The first elders whose names appear on the roll of the session (thought without record of the time of their election or installation) are John Coventry, William Baily, from York County, Pa., Joseph Philles, William Donaldson, from Ireland, Nathan Porter, William Smith, James Brown, James Leech, and James Keys. In 1819, John McBurney, A. Hunter, and Robert Harvey were ordained as elders. In 1837, Joseph McNary, William Wilson, samuel Livingston, and Joshua Pyles. In 1839, William Galbraith, Sr., William Caldwell, and James McCalmont. In 1851, Samuel B. Shillito and John Ferguson. In 1863, Robert Scott and James McNary, who were received from the congregation of Mount Vernon at its dissolution, were chosen and installed, together with John Keys, William H. Witherspoon, M. R. Welsh, and W. R. Galbraith, who were also ordained at the same time. The session at present consists of John Ferguson (died February, 1882), Robert Scott, W. R. Galbraith, W. H. Witherspoon, and M. R. Welsh; Mr. John Keys, who is still a member, having resigned on account of bodily infirmities.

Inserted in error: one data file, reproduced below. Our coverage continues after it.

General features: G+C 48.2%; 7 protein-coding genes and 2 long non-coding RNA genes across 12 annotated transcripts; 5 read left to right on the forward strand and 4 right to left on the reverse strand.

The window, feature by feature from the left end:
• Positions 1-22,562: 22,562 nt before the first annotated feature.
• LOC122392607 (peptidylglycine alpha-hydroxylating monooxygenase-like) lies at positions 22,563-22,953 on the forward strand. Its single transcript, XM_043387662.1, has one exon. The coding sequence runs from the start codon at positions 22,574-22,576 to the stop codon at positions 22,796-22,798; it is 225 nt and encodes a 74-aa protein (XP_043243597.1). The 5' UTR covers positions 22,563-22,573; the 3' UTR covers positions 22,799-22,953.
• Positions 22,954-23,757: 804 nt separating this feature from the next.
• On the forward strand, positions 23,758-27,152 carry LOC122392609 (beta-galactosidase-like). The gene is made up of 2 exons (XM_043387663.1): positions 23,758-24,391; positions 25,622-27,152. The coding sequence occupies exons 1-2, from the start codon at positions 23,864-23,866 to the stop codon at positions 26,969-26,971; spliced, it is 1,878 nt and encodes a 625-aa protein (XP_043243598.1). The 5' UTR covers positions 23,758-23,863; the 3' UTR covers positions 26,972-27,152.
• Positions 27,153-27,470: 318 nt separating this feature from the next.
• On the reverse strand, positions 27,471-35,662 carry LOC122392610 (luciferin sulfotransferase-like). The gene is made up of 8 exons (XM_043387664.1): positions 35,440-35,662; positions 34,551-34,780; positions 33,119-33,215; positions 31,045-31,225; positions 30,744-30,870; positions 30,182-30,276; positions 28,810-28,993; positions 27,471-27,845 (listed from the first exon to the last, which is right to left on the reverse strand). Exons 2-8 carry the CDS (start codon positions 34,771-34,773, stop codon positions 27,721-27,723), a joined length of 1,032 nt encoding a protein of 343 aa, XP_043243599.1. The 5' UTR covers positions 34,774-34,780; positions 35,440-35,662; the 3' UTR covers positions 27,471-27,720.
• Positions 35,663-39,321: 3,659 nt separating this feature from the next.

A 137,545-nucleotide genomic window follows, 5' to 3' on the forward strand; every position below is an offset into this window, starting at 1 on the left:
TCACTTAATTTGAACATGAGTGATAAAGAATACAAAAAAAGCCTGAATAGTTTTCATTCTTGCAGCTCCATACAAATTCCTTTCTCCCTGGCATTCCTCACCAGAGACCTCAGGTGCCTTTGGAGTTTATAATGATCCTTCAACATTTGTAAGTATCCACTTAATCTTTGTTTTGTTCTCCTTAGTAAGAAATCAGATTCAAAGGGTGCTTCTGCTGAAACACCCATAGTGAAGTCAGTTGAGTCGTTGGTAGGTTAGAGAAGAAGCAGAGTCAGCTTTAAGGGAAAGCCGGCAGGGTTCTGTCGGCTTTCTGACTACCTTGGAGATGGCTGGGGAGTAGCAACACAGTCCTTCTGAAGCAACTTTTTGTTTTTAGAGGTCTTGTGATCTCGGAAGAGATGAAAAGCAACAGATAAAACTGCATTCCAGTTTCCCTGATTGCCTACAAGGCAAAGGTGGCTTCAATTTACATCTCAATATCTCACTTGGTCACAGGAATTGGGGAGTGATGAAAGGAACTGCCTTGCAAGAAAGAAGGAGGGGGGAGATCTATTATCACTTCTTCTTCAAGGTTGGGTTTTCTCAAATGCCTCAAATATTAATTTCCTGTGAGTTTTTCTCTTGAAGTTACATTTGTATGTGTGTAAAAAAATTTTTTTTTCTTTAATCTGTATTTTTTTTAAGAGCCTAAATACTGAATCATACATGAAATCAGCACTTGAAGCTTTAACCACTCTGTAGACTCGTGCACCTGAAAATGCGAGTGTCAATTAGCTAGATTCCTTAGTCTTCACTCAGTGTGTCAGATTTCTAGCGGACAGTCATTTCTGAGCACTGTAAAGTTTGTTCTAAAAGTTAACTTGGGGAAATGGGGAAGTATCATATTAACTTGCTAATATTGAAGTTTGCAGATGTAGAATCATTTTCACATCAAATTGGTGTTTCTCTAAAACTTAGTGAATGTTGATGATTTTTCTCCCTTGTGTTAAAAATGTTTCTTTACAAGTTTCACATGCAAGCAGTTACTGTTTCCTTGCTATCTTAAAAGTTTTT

The earliest roll of members extant, though it is without date, numbers sixty-two members, with the following family names: Andrews, Brown, Cavert, Coventry, Donaldson, Ferguson, Keys, Leech, Nelson, Philles, and Smith. The roll of members in 1876 numbered two hundred and twenty. In consequence of some difficulties in which the congregation became involved through a heavy debt contracted in building a new house of worship, quite a number of members left about that time. These difficulties were also the occasion of the resignation and release of Mr. Hood in 1878. The present membership is two hundred and fifteen. The first house of worship, like that of all the churches in the same region at the same time, was a cabin of unhewed logs seated with slabs. During the summer season the congregation usually worshipped in open air, a wooden tent serving as a pulpit for the minister. On the 13th of October, 1826, Robert Coventry, Robert Tenan, and Thomas Philles, trustees of the Associate Congregation of Burgettstown, purchased one acre and one hundred and twelve perches of land of James Miller, it being "a lot of land on which a church is erected." In 1845, the date of Mr. Hammond's settlement, a neat and substantial frame building, fifty-four by forty-four feet, and sixteen feet in height, was erected at a cost of $1040 in money, besides the lumber from the old building. This building was located about a half a mile east of the village. It was afterwards moved into the village. In 1873 the present house was erected, at a cost of about $27,000.